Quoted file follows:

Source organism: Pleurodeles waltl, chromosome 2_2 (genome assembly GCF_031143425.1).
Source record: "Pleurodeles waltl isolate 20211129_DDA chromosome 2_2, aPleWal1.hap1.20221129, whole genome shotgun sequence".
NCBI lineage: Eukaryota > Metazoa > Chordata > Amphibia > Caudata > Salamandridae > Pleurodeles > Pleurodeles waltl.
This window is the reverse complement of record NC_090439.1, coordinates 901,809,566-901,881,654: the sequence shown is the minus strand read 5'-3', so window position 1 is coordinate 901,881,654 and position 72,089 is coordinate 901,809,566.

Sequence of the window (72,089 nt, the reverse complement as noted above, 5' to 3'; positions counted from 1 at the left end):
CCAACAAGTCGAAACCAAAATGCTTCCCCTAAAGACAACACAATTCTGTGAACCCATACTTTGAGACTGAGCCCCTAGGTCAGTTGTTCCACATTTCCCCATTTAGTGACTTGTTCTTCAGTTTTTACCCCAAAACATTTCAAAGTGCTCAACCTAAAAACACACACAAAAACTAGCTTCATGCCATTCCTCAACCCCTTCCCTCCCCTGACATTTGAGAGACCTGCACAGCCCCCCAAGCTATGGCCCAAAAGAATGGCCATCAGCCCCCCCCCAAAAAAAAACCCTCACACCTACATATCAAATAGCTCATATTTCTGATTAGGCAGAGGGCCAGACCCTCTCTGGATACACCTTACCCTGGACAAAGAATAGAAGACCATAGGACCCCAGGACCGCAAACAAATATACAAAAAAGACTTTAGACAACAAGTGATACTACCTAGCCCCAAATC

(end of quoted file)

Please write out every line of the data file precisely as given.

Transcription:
Source organism: Pleurodeles waltl, chromosome 2_2 (genome assembly GCF_031143425.1).
Source record: "Pleurodeles waltl isolate 20211129_DDA chromosome 2_2, aPleWal1.hap1.20221129, whole genome shotgun sequence".
NCBI lineage: Eukaryota > Metazoa > Chordata > Amphibia > Caudata > Salamandridae > Pleurodeles > Pleurodeles waltl.
This window is the reverse complement of record NC_090439.1, coordinates 901,809,566-901,881,654: the sequence shown is the minus strand read 5'-3', so window position 1 is coordinate 901,881,654 and position 72,089 is coordinate 901,809,566.

Sequence of the window (72,089 nt, the reverse complement as noted above, 5' to 3'; positions counted from 1 at the left end):
CCAACAAGTCGAAACCAAAATGCTTCCCCTAAAGACAACACAATTCTGTGAACCCATACTTTGAGACTGAGCCCCTAGGTCAGTTGTTCCACATTTCCCCATTTAGTGACTTGTTCTTCAGTTTTTACCCCAAAACATTTCAAAGTGCTCAACCTAAAAACACACACAAAAACTAGCTTCATGCCATTCCTCAACCCCTTCCCTCCCCTGACATTTGAGAGACCTGCACAGCCCCCCAAGCTATGGCCCAAAAGAATGGCCATCAGCCCCCCCCCAAAAAAAAACCCTCACACCTACATATCAAATAGCTCATATTTCTGATTAGGCAGAGGGCCAGACCCTCTCTGGATACACCTTACCCTGGACAAAGAATAGAAGACCATAGGACCCCAGGACCGCAAACAAATATACAAAAAAGACTTTAGACAACAAGTGATACTACCTAGCCCCAAATC